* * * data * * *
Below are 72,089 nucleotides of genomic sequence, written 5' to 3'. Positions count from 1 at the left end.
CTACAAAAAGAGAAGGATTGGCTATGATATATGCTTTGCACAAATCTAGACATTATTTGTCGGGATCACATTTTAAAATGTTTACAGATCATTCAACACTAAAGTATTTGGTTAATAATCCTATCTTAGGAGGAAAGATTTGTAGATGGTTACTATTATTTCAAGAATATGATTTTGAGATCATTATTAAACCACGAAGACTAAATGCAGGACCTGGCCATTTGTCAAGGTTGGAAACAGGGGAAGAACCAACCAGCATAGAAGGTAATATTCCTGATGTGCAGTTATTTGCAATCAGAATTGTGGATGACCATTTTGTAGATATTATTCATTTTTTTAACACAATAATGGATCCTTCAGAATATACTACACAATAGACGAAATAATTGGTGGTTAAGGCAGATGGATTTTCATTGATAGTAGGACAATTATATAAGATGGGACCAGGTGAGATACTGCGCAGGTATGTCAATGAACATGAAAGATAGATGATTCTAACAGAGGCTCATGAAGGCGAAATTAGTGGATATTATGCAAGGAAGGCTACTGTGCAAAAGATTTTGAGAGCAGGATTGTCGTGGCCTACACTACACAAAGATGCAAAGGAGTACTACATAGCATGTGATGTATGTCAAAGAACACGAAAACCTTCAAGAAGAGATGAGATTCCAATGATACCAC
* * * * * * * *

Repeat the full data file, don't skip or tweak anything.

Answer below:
Below are 72,089 nucleotides of genomic sequence, written 5' to 3'. Positions count from 1 at the left end.
CTACAAAAAGAGAAGGATTGGCTATGATATATGCTTTGCACAAATCTAGACATTATTTGTCGGGATCACATTTTAAAATGTTTACAGATCATTCAACACTAAAGTATTTGGTTAATAATCCTATCTTAGGAGGAAAGATTTGTAGATGGTTACTATTATTTCAAGAATATGATTTTGAGATCATTATTAAACCACGAAGACTAAATGCAGGACCTGGCCATTTGTCAAGGTTGGAAACAGGGGAAGAACCAACCAGCATAGAAGGTAATATTCCTGATGTGCAGTTATTTGCAATCAGAATTGTGGATGACCATTTTGTAGATATTATTCATTTTTTTAACACAATAATGGATCCTTCAGAATATACTACACAATAGACGAAATAATTGGTGGTTAAGGCAGATGGATTTTCATTGATAGTAGGACAATTATATAAGATGGGACCAGGTGAGATACTGCGCAGGTATGTCAATGAACATGAAAGATAGATGATTCTAACAGAGGCTCATGAAGGCGAAATTAGTGGATATTATGCAAGGAAGGCTACTGTGCAAAAGATTTTGAGAGCAGGATTGTCGTGGCCTACACTACACAAAGATGCAAAGGAGTACTACATAGCATGTGATGTATGTCAAAGAACACGAAAACCTTCAAGAAGAGATGAGATTCCAATGATACCAC